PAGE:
Obama makes history visiting Hiroshima

Barack Obama on Friday became the first sitting U.S. president to visit Hiroshima, site of the world's first atomic bombing, which killed about 140,000 people by the end of 1945. "We come to ponder the terrible force unleashed in the not so distant past," Obama said after laying a wreath at a Hiroshima peace memorial. "We come to mourn the dead, including over 100,000 Japanese men, women and children, thousands of Koreans and a dozen Americans held prisoner. Their souls speak to us." In the guestbook at the Hiroshima visitors center, he wrote, "We have known the agony of war. Let us now find the courage, together, to spread peace, and pursue a world without nuclear weapons." more »


What presidents say, when they talk about Hiroshima

Most WWII historians have concluded that the established narrative is largely false. President Truman was a fairly peripheral figure, busy with many other pressing matters, like the disposition of Soviet-occupied Europe. There was no White House debate about whether the bomb should be dropped, no singular decision to use it, no suggestion that it was an alternative to invasion. As early as the late nineteen-forties, strong voices had started questioning the wisdom of the Hiroshima attack, and they did not come from the places that we might expect today. more »
Pope John Paul II and an earlier historic visit to Hiroshima

Historian David O'Brien writes about a papal visit to Hiroshima in 1981, and it's relevance to President Obama's visit now. "Hiroshima, and the brutal war it helped end, proved beyond doubt that security must be common or not at all. And, as John Paul said, peace must be desired, thought about, and worked for -- "conscious choice," "deliberate policy" -- or it will be nothing more than words. Nuclear non-proliferation is intimately linked, like it or not, to nuclear abolition, and both depend on finding alternative methods of securing justice. Pope John Paul placed the events of August 1945 in the context of humanity's long history of civil wars: for lovers of humanity all wars are civil. But the pope's historical imagination, better than most, embraced the future as well as the past and present. He used the memory of Hiroshima to raise the question of everyone's historical responsibility: how it all turns out is up to all of us." more »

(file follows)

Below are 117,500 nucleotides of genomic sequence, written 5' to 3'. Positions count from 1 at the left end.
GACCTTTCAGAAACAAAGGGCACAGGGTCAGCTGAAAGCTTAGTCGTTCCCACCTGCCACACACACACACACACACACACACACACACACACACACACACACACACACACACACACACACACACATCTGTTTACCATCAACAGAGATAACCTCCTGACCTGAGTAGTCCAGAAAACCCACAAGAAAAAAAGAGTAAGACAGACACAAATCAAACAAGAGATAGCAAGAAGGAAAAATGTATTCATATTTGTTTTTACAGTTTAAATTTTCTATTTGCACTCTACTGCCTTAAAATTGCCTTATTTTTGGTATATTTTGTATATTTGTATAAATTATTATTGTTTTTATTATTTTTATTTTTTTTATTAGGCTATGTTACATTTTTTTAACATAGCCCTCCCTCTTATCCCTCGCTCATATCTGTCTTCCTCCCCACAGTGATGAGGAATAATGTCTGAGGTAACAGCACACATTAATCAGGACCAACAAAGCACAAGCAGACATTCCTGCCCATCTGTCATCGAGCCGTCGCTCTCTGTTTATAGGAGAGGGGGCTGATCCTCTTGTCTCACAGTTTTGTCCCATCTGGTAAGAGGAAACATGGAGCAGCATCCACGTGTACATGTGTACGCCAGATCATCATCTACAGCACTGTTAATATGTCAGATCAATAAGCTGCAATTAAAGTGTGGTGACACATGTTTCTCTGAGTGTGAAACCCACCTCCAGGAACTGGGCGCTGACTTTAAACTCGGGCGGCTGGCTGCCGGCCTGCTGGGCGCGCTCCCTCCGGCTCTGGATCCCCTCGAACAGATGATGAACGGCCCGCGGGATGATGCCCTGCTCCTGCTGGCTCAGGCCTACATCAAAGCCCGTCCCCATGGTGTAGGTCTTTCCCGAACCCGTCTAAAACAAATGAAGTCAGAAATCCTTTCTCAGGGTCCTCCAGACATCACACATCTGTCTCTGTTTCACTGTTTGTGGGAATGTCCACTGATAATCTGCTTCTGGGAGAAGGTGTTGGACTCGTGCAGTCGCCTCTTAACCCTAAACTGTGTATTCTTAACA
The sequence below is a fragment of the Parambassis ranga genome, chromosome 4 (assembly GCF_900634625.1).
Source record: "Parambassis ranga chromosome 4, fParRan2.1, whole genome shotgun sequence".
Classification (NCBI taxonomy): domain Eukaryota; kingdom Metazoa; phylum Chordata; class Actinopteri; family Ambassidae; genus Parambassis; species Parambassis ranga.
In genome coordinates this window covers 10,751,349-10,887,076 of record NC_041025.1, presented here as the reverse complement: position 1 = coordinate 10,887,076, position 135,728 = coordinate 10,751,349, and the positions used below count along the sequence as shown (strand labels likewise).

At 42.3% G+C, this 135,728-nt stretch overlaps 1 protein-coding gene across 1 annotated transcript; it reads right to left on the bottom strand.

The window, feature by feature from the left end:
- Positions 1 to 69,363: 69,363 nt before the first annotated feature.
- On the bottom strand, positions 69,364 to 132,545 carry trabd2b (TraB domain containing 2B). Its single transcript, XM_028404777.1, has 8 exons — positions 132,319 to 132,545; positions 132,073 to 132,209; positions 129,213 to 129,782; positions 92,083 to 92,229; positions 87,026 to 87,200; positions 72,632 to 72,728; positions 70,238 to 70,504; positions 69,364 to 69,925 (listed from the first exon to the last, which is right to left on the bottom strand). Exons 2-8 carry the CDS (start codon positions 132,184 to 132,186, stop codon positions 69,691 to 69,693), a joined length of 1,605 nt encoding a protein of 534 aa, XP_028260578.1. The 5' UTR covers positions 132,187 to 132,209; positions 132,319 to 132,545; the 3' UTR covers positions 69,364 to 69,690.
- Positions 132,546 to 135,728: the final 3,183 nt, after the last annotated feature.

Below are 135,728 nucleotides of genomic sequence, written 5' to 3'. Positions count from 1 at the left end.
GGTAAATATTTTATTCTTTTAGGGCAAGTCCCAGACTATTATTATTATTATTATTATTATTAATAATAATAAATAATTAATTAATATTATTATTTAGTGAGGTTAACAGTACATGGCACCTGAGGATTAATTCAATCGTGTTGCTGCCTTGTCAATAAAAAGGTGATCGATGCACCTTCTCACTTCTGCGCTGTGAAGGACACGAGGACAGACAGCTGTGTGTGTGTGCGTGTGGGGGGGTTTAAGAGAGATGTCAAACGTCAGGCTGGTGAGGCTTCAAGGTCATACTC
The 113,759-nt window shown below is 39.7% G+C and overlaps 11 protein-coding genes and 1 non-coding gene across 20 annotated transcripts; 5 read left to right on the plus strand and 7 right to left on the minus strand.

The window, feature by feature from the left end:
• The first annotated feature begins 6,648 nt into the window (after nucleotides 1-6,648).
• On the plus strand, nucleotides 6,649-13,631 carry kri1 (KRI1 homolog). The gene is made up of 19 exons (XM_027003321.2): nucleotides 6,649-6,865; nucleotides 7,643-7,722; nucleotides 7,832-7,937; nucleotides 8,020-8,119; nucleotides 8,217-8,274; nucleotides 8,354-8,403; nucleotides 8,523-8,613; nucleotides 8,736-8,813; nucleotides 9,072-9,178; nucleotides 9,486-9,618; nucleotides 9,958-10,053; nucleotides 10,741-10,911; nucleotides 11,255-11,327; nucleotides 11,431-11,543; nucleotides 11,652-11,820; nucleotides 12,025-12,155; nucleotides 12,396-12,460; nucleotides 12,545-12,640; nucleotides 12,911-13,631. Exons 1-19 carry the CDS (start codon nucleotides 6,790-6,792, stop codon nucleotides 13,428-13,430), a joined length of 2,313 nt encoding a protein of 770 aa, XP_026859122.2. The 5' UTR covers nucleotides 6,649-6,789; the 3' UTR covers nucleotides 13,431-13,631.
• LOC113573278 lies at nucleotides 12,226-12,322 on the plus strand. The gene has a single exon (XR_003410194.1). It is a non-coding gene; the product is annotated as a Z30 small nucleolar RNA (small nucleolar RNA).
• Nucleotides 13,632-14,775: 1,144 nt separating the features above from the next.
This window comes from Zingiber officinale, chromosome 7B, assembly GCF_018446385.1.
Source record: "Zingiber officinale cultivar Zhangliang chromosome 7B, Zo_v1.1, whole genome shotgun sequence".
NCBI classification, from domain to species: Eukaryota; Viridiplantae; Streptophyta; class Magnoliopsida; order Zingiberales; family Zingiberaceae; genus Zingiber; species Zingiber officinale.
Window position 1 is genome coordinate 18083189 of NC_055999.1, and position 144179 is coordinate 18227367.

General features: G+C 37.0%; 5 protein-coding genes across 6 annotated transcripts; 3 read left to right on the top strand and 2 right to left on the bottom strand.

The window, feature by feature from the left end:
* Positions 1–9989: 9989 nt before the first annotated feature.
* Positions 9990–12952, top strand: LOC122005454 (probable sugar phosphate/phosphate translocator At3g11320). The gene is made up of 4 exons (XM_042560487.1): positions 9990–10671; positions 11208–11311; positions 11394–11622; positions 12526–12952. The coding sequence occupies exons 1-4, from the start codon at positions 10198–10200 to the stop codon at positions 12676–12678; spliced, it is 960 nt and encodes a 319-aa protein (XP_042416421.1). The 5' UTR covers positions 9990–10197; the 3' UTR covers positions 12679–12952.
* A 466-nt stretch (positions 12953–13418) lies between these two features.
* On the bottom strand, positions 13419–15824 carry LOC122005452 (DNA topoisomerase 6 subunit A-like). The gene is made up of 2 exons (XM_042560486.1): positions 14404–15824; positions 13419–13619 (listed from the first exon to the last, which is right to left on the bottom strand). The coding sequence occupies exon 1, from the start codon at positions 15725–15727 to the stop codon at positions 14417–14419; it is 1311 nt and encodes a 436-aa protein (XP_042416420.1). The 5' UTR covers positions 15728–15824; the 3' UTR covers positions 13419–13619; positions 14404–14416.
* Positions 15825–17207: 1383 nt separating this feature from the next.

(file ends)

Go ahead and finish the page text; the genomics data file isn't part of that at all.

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Please Read: US Catholic Bishops' "Faithful Citizenship"

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"He gave us strength in time of trouble, wisdom in time of uncertainty, and sharing in time of happiness. He will always be by our side...[May he] be remembered simply as a good and decent man, who saw wrong and tried to right it, saw suffering and tried to heal it, saw war and tried to stop it. Those of us who loved him and who take him to his rest today, pray that what he was to us and what he wished for others will some day come to pass for all the world. As he said many times, in many parts of this nation, to those he touched and who sought to touch him:

Some men see things as they are and say why. I dream things that never were and say why not."

Sen Edward M. Kennedy (1932-2009)

Monday, May 30, 2016

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"Today I say to you that the challenges we face are real. They are serious and they are many. They will not be met easily or in a short span of time. But know this, America: They will be met.

"On this day, we gather because we have chosen hope over fear, unity of purpose over conflict and discord.

"On this day, we come to proclaim an end to the petty grievances and false promises, the recriminations and worn-out dogmas, that for far too long have strangled our politics."

Inaugural Address, President Obama


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